Propaganda

The United States Holocaust Memorial Museum has a page that explores the Nazis’ sophisticated propaganda campaigns and their legacy. Propaganda is biased information designed to shape public opinion and behaviour. The site has a timeline of events and a fascinating gallery of propaganda posters and other images. The exhibit also explores the themes associated with the propaganda.

The museum looks at how intense public desire for charismatic leaders offers fertile ground for the use of propaganda. Through a carefully orchestrated public image of Nazi Party leader Adolf Hitler, during the politically unstable Weimar period the Nazis exploited this yearning to consolidate power and foster national unity. Nazi propaganda facilitated the rapid rise of the Nazi Party to political prominence. Election campaign materials from the 1920s and early 1930s, compelling visual materials, and controlled public appearances coalesced to create a “cult of the Führer” (leader) around Hitler. His fame grew via speeches at rallies, parades, and on the radio. Nazi propagandists cast Hitler as a military leader, a father figure, and a messianic leader brought to redeem Germany.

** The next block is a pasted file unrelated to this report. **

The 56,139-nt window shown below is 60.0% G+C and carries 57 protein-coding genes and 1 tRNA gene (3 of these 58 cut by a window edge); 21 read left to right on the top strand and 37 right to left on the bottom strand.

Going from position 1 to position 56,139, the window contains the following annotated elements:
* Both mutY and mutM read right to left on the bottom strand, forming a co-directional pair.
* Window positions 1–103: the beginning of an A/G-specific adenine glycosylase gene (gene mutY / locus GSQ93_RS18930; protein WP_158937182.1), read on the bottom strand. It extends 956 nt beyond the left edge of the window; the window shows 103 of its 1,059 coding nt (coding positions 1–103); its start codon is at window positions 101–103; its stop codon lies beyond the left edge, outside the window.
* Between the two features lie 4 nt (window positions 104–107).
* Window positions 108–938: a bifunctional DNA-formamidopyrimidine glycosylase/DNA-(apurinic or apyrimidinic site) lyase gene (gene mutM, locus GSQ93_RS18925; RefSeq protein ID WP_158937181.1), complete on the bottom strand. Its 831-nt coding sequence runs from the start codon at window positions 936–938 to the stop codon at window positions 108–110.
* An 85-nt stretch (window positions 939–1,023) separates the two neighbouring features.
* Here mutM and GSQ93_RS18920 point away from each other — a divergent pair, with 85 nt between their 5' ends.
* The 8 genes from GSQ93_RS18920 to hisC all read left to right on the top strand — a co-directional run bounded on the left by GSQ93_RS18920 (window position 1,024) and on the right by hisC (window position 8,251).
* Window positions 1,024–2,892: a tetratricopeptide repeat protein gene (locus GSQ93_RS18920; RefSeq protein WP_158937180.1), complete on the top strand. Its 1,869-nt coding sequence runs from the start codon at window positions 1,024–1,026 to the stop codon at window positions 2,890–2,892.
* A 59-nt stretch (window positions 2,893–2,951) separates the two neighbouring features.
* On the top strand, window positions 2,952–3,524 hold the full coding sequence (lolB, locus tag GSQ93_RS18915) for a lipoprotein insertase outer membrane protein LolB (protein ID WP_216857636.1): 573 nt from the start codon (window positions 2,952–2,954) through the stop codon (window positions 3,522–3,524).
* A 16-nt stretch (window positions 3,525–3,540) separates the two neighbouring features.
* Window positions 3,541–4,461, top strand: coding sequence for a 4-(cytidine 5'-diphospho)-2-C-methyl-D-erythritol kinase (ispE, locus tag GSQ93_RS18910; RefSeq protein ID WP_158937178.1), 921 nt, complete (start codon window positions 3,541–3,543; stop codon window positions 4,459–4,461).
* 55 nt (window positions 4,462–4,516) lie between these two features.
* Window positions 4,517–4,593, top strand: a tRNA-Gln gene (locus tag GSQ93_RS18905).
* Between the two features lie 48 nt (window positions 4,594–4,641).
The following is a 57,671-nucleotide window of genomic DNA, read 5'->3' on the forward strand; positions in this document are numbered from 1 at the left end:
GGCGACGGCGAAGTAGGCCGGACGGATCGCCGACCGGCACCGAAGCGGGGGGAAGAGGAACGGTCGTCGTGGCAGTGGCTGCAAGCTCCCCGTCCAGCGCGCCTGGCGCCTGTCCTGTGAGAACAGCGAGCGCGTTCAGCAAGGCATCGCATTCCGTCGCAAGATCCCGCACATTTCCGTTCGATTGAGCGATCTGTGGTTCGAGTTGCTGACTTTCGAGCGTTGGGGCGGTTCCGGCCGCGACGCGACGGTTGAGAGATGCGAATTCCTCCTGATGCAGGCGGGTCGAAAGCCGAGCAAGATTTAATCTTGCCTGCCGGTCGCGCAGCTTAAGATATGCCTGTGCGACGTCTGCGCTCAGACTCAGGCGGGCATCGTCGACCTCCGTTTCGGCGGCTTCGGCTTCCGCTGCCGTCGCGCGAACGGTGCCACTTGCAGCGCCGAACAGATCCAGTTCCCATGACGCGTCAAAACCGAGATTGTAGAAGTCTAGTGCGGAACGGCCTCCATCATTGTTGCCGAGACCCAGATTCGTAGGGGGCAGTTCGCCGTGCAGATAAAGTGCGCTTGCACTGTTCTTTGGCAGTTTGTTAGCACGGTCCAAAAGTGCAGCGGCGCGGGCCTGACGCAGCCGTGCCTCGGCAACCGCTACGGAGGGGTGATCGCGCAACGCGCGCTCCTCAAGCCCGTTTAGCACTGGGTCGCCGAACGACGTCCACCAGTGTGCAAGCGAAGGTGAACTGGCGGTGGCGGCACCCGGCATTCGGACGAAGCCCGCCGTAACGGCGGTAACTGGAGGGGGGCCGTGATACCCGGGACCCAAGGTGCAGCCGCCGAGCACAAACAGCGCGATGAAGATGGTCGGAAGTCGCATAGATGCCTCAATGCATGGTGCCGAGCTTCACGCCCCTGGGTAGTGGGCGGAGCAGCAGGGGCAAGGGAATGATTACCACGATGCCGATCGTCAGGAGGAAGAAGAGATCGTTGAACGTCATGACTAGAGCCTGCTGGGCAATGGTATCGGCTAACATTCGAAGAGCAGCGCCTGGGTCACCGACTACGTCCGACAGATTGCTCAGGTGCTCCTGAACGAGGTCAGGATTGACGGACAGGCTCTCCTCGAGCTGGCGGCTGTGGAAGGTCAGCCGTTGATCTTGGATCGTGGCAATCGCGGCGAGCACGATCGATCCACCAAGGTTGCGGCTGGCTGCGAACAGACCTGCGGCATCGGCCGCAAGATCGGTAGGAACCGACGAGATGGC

You will find the exhibit here.

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